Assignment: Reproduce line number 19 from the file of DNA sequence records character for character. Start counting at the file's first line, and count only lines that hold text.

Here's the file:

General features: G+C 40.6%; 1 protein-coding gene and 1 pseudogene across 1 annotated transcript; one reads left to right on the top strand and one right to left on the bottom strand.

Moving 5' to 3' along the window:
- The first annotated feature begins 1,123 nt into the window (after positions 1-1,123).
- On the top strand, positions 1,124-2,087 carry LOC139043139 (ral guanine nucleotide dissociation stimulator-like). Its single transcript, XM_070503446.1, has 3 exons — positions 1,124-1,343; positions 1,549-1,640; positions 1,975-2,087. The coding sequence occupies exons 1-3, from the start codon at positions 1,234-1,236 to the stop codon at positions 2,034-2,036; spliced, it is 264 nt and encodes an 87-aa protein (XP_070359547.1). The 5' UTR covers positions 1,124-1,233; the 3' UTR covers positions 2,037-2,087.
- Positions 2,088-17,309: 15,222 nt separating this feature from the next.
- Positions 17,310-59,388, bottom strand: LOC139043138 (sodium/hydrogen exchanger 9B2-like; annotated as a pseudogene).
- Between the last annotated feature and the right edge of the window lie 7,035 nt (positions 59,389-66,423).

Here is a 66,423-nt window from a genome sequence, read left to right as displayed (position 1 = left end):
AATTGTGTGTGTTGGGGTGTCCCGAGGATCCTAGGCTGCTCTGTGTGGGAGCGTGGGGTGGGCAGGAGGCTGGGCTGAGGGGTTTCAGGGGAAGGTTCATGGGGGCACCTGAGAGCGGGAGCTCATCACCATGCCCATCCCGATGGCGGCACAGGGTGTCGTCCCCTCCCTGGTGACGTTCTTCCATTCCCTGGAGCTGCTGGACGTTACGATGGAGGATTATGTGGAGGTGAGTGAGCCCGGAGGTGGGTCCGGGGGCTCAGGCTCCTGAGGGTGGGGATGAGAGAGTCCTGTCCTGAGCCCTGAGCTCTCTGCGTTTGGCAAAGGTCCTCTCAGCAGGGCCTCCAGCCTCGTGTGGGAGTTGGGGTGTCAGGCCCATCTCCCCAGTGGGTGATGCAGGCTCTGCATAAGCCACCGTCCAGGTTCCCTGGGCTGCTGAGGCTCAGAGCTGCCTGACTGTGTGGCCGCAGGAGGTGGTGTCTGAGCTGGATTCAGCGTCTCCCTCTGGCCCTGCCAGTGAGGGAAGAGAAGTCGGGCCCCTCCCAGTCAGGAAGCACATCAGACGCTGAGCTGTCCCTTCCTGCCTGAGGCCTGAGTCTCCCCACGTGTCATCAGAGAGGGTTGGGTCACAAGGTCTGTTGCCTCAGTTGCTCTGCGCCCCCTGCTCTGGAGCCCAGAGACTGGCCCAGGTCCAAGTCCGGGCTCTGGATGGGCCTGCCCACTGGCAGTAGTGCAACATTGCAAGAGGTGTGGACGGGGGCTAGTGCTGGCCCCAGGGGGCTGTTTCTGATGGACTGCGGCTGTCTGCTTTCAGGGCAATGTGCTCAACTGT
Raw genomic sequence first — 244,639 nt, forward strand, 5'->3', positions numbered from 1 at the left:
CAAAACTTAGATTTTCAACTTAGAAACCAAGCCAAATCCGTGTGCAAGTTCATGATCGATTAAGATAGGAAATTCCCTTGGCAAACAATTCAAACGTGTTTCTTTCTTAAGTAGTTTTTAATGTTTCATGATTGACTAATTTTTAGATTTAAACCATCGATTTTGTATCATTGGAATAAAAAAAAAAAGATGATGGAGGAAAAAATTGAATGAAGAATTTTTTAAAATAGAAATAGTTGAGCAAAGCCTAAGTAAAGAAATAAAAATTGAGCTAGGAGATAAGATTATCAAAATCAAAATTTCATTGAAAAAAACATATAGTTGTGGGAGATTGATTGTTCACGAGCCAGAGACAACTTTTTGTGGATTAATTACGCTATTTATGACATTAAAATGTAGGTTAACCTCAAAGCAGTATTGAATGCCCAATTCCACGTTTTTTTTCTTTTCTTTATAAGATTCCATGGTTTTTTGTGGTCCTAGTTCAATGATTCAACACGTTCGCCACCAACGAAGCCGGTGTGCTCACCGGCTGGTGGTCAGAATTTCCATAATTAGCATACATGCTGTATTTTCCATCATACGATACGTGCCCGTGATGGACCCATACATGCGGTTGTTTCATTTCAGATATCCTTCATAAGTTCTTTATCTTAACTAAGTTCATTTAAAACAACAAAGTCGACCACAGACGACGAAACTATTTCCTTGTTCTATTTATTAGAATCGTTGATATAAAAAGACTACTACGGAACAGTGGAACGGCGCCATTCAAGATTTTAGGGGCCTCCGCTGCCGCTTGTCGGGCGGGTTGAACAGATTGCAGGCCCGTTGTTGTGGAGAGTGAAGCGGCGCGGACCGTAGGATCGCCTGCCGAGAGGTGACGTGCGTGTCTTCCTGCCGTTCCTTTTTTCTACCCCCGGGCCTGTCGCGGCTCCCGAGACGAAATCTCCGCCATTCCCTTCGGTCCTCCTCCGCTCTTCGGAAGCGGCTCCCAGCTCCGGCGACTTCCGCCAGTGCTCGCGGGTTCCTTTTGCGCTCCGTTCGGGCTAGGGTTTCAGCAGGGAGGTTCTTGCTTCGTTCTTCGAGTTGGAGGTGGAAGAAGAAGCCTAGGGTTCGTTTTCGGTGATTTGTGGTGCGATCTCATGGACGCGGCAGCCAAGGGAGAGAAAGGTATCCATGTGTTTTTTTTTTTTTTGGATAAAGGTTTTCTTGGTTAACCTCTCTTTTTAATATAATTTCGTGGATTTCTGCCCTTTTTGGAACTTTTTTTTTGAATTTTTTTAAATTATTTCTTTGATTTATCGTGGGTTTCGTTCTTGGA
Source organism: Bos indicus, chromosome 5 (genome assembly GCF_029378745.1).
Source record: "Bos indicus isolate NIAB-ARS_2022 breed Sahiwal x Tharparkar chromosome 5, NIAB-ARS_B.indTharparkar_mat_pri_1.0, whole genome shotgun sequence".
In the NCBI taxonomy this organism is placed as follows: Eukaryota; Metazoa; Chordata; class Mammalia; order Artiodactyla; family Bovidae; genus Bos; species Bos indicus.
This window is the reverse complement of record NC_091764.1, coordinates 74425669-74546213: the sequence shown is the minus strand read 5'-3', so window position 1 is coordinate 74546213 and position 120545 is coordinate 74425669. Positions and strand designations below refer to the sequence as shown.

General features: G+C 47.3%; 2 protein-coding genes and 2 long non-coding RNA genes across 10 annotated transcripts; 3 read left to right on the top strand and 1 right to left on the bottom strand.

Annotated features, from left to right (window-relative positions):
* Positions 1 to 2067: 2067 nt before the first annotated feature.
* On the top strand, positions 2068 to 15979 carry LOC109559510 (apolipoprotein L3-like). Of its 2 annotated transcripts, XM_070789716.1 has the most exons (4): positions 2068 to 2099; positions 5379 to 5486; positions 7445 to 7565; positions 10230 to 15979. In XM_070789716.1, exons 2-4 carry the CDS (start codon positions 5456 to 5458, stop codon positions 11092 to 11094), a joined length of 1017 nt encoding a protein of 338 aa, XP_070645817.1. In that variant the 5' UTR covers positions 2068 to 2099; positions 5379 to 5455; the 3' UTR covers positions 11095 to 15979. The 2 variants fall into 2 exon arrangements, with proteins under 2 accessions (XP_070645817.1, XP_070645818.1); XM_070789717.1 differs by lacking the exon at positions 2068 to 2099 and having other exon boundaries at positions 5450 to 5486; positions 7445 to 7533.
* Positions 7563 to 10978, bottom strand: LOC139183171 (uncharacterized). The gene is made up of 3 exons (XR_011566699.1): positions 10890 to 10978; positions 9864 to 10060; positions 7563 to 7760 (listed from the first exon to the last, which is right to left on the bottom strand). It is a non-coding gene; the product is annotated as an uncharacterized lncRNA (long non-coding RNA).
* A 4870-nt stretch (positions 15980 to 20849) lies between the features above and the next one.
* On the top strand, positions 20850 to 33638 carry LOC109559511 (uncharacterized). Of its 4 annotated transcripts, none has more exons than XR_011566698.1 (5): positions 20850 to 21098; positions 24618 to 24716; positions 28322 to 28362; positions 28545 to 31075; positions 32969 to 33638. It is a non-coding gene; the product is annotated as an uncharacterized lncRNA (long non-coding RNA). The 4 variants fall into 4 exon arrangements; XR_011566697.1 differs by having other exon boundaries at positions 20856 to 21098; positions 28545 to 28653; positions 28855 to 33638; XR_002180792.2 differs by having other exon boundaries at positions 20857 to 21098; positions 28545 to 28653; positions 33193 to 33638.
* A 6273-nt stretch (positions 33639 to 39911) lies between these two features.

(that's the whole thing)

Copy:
* On the top strand, positions 2068 to 15979 carry LOC109559510 (apolipoprotein L3-like). Of its 2 annotated transcripts, XM_070789716.1 has the most exons (4): positions 2068 to 2099; positions 5379 to 5486; positions 7445 to 7565; positions 10230 to 15979. In XM_070789716.1, exons 2-4 carry the CDS (start codon positions 5456 to 5458, stop codon positions 11092 to 11094), a joined length of 1017 nt encoding a protein of 338 aa, XP_070645817.1. In that variant the 5' UTR covers positions 2068 to 2099; positions 5379 to 5455; the 3' UTR covers positions 11095 to 15979. The 2 variants fall into 2 exon arrangements, with proteins under 2 accessions (XP_070645817.1, XP_070645818.1); XM_070789717.1 differs by lacking the exon at positions 2068 to 2099 and having other exon boundaries at positions 5450 to 5486; positions 7445 to 7533.